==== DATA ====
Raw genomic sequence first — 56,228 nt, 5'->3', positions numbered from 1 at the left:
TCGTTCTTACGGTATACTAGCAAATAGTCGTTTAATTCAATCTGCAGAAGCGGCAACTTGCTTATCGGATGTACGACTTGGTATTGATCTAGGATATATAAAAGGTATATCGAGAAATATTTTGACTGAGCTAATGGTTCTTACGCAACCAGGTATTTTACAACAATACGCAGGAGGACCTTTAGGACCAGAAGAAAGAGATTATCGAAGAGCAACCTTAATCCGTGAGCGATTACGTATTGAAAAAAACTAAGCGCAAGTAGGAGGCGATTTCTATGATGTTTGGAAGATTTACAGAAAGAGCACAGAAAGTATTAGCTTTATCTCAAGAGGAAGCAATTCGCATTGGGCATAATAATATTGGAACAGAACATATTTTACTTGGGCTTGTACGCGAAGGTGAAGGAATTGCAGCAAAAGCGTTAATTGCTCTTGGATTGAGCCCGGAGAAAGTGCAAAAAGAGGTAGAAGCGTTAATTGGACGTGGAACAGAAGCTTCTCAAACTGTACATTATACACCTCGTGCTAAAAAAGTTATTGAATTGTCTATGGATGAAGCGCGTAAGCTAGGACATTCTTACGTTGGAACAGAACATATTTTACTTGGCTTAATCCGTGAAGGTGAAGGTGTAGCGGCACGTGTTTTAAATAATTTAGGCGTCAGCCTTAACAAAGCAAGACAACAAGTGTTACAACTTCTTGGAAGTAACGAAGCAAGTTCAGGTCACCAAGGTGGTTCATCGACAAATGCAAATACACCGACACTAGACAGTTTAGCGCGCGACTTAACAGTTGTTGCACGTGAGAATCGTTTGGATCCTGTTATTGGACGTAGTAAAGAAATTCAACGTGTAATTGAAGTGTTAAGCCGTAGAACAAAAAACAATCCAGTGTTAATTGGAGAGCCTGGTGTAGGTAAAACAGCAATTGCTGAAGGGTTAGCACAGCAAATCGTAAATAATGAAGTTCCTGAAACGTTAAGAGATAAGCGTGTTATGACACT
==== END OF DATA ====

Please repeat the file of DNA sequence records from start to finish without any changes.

Raw genomic sequence first — 56,228 nt, 5'->3', positions numbered from 1 at the left:
TCGTTCTTACGGTATACTAGCAAATAGTCGTTTAATTCAATCTGCAGAAGCGGCAACTTGCTTATCGGATGTACGACTTGGTATTGATCTAGGATATATAAAAGGTATATCGAGAAATATTTTGACTGAGCTAATGGTTCTTACGCAACCAGGTATTTTACAACAATACGCAGGAGGACCTTTAGGACCAGAAGAAAGAGATTATCGAAGAGCAACCTTAATCCGTGAGCGATTACGTATTGAAAAAAACTAAGCGCAAGTAGGAGGCGATTTCTATGATGTTTGGAAGATTTACAGAAAGAGCACAGAAAGTATTAGCTTTATCTCAAGAGGAAGCAATTCGCATTGGGCATAATAATATTGGAACAGAACATATTTTACTTGGGCTTGTACGCGAAGGTGAAGGAATTGCAGCAAAAGCGTTAATTGCTCTTGGATTGAGCCCGGAGAAAGTGCAAAAAGAGGTAGAAGCGTTAATTGGACGTGGAACAGAAGCTTCTCAAACTGTACATTATACACCTCGTGCTAAAAAAGTTATTGAATTGTCTATGGATGAAGCGCGTAAGCTAGGACATTCTTACGTTGGAACAGAACATATTTTACTTGGCTTAATCCGTGAAGGTGAAGGTGTAGCGGCACGTGTTTTAAATAATTTAGGCGTCAGCCTTAACAAAGCAAGACAACAAGTGTTACAACTTCTTGGAAGTAACGAAGCAAGTTCAGGTCACCAAGGTGGTTCATCGACAAATGCAAATACACCGACACTAGACAGTTTAGCGCGCGACTTAACAGTTGTTGCACGTGAGAATCGTTTGGATCCTGTTATTGGACGTAGTAAAGAAATTCAACGTGTAATTGAAGTGTTAAGCCGTAGAACAAAAAACAATCCAGTGTTAATTGGAGAGCCTGGTGTAGGTAAAACAGCAATTGCTGAAGGGTTAGCACAGCAAATCGTAAATAATGAAGTTCCTGAAACGTTAAGAGATAAGCGTGTTATGACACT